Pfizer Inc. (PFE) Looking for Acquisitions In Lieu of Drug Pipeline Deals

Pfizer Inc. (NYSE:PFE) is looking “toward deals with the potential for creating value in the near term,” CEO Ian Read said in a conference call with analysts, stressing that the company’s goal is towards deals that will immediately help in increasing earnings per share rather than new assets that require long-term drug development. The new focus follows the company’s thrust in November last year, when Pfizer obtained license from German pharmaceutical firm Merck KGaA by paying an upfront of $850 million of a $2.9 billion development and marketing agreement for an oncology drug that catalyze an offensive response of the immune system against tumors, one of the hottest areas in the field of cancer treatment.

According to Read, Pfizer Inc. (NYSE:PFE)’s “research pipeline, middle stage to late stage, is strong,” and as such, he is seeking to direct capital towards “opportunities to accelerate EPS growth.” He added that intellectual properties that can add huge value to the company is a potential acquisition. The pharmaceutical firm is reportedly afloat with a cash hoard of as much as $33 billion, although investors are not as optimistic on account of a lower revenue estimates for this year.

Pfizer (PFE)Fourth quarter results indicated a 52 percent decline in net income at $1.23 billion, down from $2.57 billion the previous year. Pfizer Inc. (NYSE:PFE) also expects an earnings per share of $2 to $2.10, as well as revenue of $44.5 billion to $46.5 billion for 2015, as against $49.5 billion of revenue for 2014. The strength of the U.S. dollar is seen to account for the decline in revenue for the quarter, as much as 3.3 percent to $13.2 billion, while foreign exchange accounted for 3 percent at $450 million. Way back in 2010, when the drugmaker’s acquired Wyeth Limited (NSE:WYETH) for roughly $60 billion, sales peaked at $67.1 billion.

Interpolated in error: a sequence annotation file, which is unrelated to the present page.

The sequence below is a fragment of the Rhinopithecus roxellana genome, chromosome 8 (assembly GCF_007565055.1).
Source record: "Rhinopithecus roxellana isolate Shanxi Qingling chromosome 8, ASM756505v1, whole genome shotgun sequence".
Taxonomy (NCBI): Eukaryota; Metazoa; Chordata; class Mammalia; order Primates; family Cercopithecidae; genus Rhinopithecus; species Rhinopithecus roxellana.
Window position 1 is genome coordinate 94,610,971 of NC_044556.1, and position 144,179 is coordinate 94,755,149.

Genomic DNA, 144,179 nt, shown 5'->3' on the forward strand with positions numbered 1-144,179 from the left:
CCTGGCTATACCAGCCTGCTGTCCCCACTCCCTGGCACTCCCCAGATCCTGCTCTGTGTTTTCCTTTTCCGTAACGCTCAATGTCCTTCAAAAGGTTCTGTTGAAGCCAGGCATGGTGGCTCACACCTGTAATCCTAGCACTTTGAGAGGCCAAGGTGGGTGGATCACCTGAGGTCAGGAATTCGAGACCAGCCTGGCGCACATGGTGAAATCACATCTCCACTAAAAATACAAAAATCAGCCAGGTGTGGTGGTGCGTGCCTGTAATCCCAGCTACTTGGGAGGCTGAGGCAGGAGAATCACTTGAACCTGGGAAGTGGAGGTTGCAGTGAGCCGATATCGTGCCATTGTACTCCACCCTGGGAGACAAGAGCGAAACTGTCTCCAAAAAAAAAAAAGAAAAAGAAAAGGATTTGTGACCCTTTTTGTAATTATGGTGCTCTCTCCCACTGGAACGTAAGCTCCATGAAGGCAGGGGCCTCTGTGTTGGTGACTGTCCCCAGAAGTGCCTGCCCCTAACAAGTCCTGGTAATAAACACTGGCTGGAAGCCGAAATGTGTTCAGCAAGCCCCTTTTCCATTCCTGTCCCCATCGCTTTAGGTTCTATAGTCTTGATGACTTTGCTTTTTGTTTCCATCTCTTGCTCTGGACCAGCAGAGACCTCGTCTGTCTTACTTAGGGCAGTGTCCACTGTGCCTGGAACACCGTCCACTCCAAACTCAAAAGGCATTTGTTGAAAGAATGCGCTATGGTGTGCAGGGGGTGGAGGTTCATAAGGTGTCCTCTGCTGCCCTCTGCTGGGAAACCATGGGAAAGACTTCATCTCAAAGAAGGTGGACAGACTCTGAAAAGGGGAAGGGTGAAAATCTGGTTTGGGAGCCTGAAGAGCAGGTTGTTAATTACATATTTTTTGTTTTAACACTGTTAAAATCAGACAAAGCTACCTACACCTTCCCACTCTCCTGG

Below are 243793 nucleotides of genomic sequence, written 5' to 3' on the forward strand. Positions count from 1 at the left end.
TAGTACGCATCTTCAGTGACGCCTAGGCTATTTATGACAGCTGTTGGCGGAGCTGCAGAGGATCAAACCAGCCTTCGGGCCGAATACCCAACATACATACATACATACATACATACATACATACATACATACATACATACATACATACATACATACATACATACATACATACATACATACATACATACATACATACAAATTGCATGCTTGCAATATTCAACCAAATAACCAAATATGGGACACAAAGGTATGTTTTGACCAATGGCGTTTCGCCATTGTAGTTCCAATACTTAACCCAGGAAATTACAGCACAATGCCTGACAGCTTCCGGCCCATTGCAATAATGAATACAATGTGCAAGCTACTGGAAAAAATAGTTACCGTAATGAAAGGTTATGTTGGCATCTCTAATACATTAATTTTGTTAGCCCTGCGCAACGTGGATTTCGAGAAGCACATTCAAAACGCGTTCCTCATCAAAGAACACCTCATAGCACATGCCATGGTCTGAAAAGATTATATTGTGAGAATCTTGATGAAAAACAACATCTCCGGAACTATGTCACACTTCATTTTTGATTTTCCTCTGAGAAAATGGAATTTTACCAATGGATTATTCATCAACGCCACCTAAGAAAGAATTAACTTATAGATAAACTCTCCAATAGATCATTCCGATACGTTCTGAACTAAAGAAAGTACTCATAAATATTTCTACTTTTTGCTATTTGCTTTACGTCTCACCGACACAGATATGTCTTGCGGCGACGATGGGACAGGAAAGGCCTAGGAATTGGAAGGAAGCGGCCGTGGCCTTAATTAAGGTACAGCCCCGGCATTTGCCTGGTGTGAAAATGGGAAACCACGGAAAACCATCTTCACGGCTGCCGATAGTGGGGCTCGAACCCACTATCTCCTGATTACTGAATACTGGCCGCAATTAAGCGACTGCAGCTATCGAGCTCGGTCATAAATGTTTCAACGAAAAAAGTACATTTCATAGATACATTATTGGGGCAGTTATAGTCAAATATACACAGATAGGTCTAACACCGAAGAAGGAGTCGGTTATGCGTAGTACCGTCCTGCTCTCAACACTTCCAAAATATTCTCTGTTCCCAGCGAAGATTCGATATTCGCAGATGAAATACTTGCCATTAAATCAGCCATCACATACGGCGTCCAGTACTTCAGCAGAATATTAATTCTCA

Excluding the adverse effects of the international currency markets, Pfizer Inc. (NYSE:PFE) is also struggling with the loss of some of its patents. Exclusivity rights on some of its top products, such as Celebrex and Lipitor, will expire soon, and sales for the said products have declined by 31 percent and 6 percent, respectively.

This article has been written by Nonito Guntan.

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